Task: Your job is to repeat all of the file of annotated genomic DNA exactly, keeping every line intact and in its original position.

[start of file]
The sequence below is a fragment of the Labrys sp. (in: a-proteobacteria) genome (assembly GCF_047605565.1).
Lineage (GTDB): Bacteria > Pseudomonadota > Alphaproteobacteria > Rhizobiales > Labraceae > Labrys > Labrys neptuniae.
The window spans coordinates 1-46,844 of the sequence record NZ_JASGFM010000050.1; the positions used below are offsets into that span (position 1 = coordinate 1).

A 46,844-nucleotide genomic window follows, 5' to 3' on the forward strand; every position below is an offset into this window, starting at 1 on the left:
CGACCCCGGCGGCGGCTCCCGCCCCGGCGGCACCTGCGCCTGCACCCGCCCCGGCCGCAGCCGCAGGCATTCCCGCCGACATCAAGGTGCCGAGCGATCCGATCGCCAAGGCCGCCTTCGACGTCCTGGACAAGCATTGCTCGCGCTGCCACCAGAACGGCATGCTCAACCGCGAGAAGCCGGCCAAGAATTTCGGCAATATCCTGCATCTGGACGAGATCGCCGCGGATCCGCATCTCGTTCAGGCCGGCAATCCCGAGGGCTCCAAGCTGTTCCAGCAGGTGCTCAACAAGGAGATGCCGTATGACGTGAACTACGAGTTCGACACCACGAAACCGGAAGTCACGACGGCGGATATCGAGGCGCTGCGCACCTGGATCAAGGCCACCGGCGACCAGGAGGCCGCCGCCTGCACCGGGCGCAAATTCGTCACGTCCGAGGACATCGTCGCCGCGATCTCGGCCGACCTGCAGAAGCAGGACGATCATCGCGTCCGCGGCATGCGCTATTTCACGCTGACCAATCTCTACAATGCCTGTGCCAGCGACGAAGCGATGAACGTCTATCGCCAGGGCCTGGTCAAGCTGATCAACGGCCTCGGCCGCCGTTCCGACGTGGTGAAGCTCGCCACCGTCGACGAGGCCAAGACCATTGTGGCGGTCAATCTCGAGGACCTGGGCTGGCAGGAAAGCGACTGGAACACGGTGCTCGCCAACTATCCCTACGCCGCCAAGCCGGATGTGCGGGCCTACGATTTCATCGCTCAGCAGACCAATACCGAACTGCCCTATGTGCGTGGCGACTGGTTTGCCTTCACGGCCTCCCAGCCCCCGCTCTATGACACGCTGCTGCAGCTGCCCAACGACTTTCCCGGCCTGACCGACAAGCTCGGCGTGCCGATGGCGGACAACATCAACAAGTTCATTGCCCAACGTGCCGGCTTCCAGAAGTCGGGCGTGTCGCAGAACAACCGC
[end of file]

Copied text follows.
The sequence below is a fragment of the Labrys sp. (in: a-proteobacteria) genome (assembly GCF_047605565.1).
Lineage (GTDB): Bacteria > Pseudomonadota > Alphaproteobacteria > Rhizobiales > Labraceae > Labrys > Labrys neptuniae.
The window spans coordinates 1-46,844 of the sequence record NZ_JASGFM010000050.1; the positions used below are offsets into that span (position 1 = coordinate 1).

A 46,844-nucleotide genomic window follows, 5' to 3' on the forward strand; every position below is an offset into this window, starting at 1 on the left:
CGACCCCGGCGGCGGCTCCCGCCCCGGCGGCACCTGCGCCTGCACCCGCCCCGGCCGCAGCCGCAGGCATTCCCGCCGACATCAAGGTGCCGAGCGATCCGATCGCCAAGGCCGCCTTCGACGTCCTGGACAAGCATTGCTCGCGCTGCCACCAGAACGGCATGCTCAACCGCGAGAAGCCGGCCAAGAATTTCGGCAATATCCTGCATCTGGACGAGATCGCCGCGGATCCGCATCTCGTTCAGGCCGGCAATCCCGAGGGCTCCAAGCTGTTCCAGCAGGTGCTCAACAAGGAGATGCCGTATGACGTGAACTACGAGTTCGACACCACGAAACCGGAAGTCACGACGGCGGATATCGAGGCGCTGCGCACCTGGATCAAGGCCACCGGCGACCAGGAGGCCGCCGCCTGCACCGGGCGCAAATTCGTCACGTCCGAGGACATCGTCGCCGCGATCTCGGCCGACCTGCAGAAGCAGGACGATCATCGCGTCCGCGGCATGCGCTATTTCACGCTGACCAATCTCTACAATGCCTGTGCCAGCGACGAAGCGATGAACGTCTATCGCCAGGGCCTGGTCAAGCTGATCAACGGCCTCGGCCGCCGTTCCGACGTGGTGAAGCTCGCCACCGTCGACGAGGCCAAGACCATTGTGGCGGTCAATCTCGAGGACCTGGGCTGGCAGGAAAGCGACTGGAACACGGTGCTCGCCAACTATCCCTACGCCGCCAAGCCGGATGTGCGGGCCTACGATTTCATCGCTCAGCAGACCAATACCGAACTGCCCTATGTGCGTGGCGACTGGTTTGCCTTCACGGCCTCCCAGCCCCCGCTCTATGACACGCTGCTGCAGCTGCCCAACGACTTTCCCGGCCTGACCGACAAGCTCGGCGTGCCGATGGCGGACAACATCAACAAGTTCATTGCCCAACGTGCCGGCTTCCAGAAGTCGGGCGTGTCGCAGAACAACCGC